The Predator – Teaser Trailer

What is it with the Alien and Predator franchises?

It almost feels like they’re being deliberately sabotaged (few other things can explain why Ridley Scott is so intent on undermining a series he himself helped to create) by some really bizarre decisions on the part of the people directing them, and it’s a pity.

In the case of the Predator, the problems started with 1990’s Predator 2 (the great idea of a Predator movie in the vein of Paul Verhoeven’s Robocop undermined by Stephen Hopkins paint-by-numbers direction and a weak script) and have pretty much continued to varying degrees since that time.

Though I had assumed that the Predator franchise had bottomed out with 2007’s Aliens Vs. Predator: Requiem.

And apparently I was wrong because despite being co-written and directed by the undeniably talented Shane Black (Lethal Weapon, Kiss Kiss Bang Bang, Iron Man 3) the upcoming The Predator looks to continue the time-honored idea of mixing lots of bad ideas with one or two half-decent ones.

For instance, the idea that the predators are using the DNA from the creatures on the planets they visit to make themselves even deadlier?  Great idea and probably the best addition to the franchise in many Hunter’s moons.

The idea that a little kid discovers a model (!?) of a Predator craft that somehow manages to (apparently) control an actual Predator spacecraft!?

Dumb beyond belief (on the face of it, at any rate).

Then there’s the idea of the movie taking place in Small Town, U.S.A., an idea that didn’t do AVPR ANY favors, so why not do it again?

As I said earlier, Shane Black is a damn talented writer and director, but I get the feeling he’s screwed the pooch on this one.

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Lost In Space – Date Announcement Trailer

Lost In Space–a series originally created by Irwin Allen–ran from 1965 to 1968 and apparently has more lives than a cat.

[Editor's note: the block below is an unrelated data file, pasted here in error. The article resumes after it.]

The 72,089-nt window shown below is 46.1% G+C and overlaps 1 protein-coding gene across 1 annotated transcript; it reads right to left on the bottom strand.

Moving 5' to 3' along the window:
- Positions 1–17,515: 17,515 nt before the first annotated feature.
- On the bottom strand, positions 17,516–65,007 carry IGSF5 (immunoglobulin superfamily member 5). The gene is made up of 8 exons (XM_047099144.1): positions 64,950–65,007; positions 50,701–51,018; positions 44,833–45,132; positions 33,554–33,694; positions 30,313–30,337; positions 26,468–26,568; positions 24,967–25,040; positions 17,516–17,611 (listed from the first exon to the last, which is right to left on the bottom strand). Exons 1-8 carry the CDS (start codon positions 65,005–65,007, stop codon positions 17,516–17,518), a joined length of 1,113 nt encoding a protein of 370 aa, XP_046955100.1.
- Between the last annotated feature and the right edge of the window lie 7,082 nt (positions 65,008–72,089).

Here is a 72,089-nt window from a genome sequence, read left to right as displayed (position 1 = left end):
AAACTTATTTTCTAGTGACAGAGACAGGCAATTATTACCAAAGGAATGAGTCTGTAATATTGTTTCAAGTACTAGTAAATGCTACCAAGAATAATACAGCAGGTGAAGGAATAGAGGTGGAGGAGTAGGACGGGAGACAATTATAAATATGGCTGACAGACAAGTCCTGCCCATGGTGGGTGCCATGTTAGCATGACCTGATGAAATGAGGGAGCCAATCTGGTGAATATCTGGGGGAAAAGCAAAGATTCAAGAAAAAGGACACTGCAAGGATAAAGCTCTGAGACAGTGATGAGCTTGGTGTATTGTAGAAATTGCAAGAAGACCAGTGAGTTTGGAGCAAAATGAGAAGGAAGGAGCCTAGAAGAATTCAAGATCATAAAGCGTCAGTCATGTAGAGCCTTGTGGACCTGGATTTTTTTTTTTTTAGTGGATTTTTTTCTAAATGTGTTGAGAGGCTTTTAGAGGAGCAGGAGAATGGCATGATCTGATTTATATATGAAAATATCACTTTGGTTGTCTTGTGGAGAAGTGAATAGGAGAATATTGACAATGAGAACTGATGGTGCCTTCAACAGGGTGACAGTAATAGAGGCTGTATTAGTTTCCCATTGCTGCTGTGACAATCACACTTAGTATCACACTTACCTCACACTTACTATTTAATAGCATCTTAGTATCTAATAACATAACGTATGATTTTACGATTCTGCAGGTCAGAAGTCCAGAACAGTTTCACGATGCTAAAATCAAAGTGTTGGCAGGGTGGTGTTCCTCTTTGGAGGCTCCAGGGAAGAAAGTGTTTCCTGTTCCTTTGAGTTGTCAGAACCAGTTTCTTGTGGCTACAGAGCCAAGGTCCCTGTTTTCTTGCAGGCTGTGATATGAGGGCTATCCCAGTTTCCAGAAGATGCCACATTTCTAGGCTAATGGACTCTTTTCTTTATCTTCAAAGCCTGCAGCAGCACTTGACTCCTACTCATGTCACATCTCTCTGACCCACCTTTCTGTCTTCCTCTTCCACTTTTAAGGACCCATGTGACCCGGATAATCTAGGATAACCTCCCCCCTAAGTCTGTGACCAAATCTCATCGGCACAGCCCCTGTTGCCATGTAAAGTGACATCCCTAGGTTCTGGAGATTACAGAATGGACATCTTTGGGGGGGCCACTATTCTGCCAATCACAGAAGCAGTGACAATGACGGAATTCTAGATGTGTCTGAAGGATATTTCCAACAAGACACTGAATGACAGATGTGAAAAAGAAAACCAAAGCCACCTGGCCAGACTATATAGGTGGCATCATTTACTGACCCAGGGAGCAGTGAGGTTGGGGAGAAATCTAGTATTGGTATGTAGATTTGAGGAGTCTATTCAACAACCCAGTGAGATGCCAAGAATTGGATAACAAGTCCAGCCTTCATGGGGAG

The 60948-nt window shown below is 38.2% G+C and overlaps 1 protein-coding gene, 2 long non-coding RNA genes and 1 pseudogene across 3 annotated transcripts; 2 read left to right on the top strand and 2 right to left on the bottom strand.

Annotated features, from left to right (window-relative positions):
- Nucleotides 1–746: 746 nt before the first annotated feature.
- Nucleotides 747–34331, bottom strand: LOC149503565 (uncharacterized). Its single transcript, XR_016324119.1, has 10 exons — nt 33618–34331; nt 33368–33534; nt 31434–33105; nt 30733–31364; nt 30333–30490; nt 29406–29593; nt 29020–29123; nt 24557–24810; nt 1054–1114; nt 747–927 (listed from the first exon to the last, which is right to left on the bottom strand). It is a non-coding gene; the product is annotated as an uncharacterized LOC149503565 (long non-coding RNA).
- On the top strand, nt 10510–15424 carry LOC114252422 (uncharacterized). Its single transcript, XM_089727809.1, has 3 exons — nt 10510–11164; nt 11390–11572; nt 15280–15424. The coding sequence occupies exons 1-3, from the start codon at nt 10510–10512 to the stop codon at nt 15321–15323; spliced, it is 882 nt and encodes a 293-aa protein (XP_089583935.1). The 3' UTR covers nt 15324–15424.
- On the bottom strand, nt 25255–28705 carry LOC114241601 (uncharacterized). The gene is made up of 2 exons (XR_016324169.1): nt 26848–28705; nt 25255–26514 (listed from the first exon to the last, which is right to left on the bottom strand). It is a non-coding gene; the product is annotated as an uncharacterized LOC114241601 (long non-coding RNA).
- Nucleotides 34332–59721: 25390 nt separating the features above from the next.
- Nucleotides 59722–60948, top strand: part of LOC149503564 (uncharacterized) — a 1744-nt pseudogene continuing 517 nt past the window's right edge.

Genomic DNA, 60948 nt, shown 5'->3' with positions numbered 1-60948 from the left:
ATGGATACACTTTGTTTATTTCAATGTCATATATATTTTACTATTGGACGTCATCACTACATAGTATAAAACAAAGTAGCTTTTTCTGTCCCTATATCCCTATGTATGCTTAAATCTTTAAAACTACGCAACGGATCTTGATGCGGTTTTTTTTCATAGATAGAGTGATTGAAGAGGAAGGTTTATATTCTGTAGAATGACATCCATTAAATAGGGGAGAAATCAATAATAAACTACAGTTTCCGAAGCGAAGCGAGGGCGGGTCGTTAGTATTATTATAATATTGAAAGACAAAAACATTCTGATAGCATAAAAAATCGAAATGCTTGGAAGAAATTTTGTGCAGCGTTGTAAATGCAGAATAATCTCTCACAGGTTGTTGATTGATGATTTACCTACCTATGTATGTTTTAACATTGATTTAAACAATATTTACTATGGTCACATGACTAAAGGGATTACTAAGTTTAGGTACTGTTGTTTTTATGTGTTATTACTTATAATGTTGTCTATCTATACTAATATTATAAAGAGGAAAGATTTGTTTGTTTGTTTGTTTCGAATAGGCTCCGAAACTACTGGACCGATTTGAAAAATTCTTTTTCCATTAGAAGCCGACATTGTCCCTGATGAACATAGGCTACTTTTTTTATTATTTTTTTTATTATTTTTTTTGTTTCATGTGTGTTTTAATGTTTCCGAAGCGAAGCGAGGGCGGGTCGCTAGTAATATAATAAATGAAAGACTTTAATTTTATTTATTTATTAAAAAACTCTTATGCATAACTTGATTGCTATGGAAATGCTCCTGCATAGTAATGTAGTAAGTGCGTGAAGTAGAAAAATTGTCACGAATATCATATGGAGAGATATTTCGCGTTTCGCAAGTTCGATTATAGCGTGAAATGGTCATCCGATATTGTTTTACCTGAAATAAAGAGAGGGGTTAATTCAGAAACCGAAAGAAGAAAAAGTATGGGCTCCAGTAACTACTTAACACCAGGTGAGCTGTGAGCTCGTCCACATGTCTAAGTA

I grew up watching it, though truth be told that was more due to there not being much else available in sci-fi at the time.  Clearly low budget–though not as low as British series like Doctor Who, another long-running series–I was glued to the television whenever the adventures of the Robinson family aired.

The problem–at least for me–was while time advanced, visually the show didn’t.

Though in 2003 a new series based on the original series, The Robinsons: Lost In Space made it to pilot stage (directed by John Woo) but never went to series.

It wasn’t terrible, but seeing that’s Woo’s strengths lie in Asian action movies, the pilot followed a similar route, which was a significant change from the original series.

It was eventually relaunched as a movie in 1998.

The Lost In Space movie (directed in workman-like fashion by Stephen Hopkins) was actually pretty accurate to the original series, which is probably why it wasn’t particularly well-received and somewhat boring (with the original series you didn’t have much in the way of options on a Saturday afternoon if you were looking for your science fiction fix.  A feature film?  The options were somewhat greater).

Though you’d be excused if you thought that that was the end for the crew of the Jupiter 2 till Netflix recently dropped a trailer for another reboot.

And it’s an odd bird in that you don’t see much (the Robinsons are boarding what I assume is the Jupider 2 (against a very obvious green screen) while a voice over tells of humanity eventually leaving an earth that apparently can no longer keep us safe.

The implication is geological collapse, though there’s a scene of black and white footage where an African-American receives a injection that was a bit off-putting (Tuskegee Experiments and all that), though that might have just been me.